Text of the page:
An older boy with whom I’d often played cricket in an apple orchard nearby, let it be known that we could all go on an expedition into the picturesque Dal Lake, a ten-minute walk from my parents’ home. Srinagar, one of the oldest cities in the world, is a town crisscrossed by water. It is hemmed in by the famous Dal Lake on the east, and the great river Jhelum runs through its heart in the old town. The people of the city have always depended on its water bodies for food and transport. It is a city defined by water. Although rampant urbanisation and bureaucratic venality have eroded Kashmir’s water bodies during the last few decades, fresh vegetables and fruit are to this day sold at the shores of the lake. The produce arrives daily from an intricate network of small lake-side farms, floating gardens, and inland waterways.
And it was into these un-curfewed patches of land on water, water on land, that I went on a rickety boat nearly thirty years ago to hunt for food. Or is ‘forage’ a more appropriate term? We set off by a narrow clearing away from the main shore in our parts – there were rumours that the armed forces had acquired naval boats to patrol the lake, to lay a siege on the water, too.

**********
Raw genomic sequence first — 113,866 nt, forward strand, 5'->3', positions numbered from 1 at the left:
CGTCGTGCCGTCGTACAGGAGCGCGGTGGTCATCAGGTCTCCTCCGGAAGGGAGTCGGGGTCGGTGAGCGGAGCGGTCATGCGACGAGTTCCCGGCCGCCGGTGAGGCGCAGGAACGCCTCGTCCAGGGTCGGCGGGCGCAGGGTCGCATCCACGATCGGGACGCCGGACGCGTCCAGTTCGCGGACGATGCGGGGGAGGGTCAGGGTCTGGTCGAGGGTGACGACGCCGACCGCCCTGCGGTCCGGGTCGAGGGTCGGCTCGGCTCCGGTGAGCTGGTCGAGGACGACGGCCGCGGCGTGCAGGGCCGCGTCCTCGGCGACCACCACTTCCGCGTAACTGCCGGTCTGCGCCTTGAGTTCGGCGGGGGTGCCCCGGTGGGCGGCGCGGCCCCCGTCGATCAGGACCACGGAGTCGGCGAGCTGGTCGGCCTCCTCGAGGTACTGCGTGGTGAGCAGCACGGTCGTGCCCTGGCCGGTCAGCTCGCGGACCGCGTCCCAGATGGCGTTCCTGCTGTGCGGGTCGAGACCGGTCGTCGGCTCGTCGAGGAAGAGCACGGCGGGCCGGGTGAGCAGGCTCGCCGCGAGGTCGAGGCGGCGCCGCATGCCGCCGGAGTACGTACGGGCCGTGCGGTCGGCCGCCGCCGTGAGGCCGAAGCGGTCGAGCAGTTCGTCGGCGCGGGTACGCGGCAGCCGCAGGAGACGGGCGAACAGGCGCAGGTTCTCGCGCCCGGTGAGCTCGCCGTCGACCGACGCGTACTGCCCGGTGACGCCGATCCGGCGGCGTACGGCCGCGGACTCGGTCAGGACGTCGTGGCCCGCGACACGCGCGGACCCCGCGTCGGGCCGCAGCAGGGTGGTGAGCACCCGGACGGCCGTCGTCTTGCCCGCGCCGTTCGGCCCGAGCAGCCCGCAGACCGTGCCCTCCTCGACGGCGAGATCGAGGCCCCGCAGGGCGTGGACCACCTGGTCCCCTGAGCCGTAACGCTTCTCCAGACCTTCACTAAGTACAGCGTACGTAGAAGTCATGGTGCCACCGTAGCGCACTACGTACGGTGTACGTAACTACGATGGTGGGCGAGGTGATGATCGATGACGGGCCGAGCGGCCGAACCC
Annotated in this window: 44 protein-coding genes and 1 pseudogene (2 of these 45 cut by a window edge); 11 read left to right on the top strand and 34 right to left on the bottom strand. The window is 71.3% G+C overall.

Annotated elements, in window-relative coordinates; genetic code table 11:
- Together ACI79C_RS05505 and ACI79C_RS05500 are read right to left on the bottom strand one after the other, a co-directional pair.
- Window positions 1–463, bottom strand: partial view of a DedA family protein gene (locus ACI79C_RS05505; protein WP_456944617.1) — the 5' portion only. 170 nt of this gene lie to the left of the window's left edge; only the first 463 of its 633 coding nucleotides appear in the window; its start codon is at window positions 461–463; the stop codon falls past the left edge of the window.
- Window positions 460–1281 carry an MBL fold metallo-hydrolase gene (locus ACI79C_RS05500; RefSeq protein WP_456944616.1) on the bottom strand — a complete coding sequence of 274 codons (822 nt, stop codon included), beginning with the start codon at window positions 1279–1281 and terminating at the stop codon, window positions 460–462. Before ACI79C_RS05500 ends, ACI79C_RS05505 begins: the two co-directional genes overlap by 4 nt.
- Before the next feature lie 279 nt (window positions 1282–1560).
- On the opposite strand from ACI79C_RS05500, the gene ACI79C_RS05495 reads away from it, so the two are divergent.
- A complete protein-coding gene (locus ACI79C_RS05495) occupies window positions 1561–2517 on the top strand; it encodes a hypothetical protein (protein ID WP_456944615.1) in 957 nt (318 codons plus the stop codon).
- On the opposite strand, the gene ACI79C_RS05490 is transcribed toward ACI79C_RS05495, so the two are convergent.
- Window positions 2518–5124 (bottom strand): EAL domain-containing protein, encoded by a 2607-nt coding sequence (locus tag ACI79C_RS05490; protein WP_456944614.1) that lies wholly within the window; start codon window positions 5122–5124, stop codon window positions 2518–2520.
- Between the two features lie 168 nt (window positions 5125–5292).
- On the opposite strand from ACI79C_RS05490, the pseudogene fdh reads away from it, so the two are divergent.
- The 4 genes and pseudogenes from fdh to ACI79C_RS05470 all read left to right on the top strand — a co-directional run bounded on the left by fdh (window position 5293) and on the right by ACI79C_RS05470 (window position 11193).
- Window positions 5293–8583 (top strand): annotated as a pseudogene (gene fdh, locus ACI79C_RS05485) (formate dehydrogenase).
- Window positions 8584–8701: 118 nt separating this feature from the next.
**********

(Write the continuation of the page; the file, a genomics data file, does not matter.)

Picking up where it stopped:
The boat was slow, somewhat precariously inclined in its negotiation with the surface of the lake. I had a makeshift paddle, perhaps an old cricket bat or a plank of wood. But what I do remember clearly is that we rowed with all our strength to cover ground quickly, glances darting left and right in case an unexhausted vegetable patch came into view, in case a kind farmer spied us from his perch somewhere in the dense growths and understood at once what we wanted, needed. There was, of course, an air of thrill, adventure, on the boat but we also knew it was a rather desperate situation.
Each of us returned with something in our hands. A bottle gourd, a batch of withered greens, lotus stems, some potatoes perhaps too… The neighbourhood, like most others across Kashmir survived the curfew by sheer graft, collective action, and what came to be known as a ‘shutter economy’, which meant shopkeepers sold or loaned basic goods to people secretly, from under the shutter.
In that summer and autumn, after we’d scoured for vegetables in that wobbly Shikara boat, I quickly turned from boyhood into youth, became someone who lived amidst curfews and sieges, witnessing the image of the pastoral idyll – Kashmir – breaking to reveal the terrifying darkness of oppression.
The current siege of Kashmir, complete with an unprecedented, three-month-long communications blackout, is in many ways a continuation of the sieges that have come before. Yet this one might stay for a long time, a permanent siege in some form or the other. Because history tells us Kashmiris will not relent, even as they are, more than ever, surrounded by the jackboots of an occupation.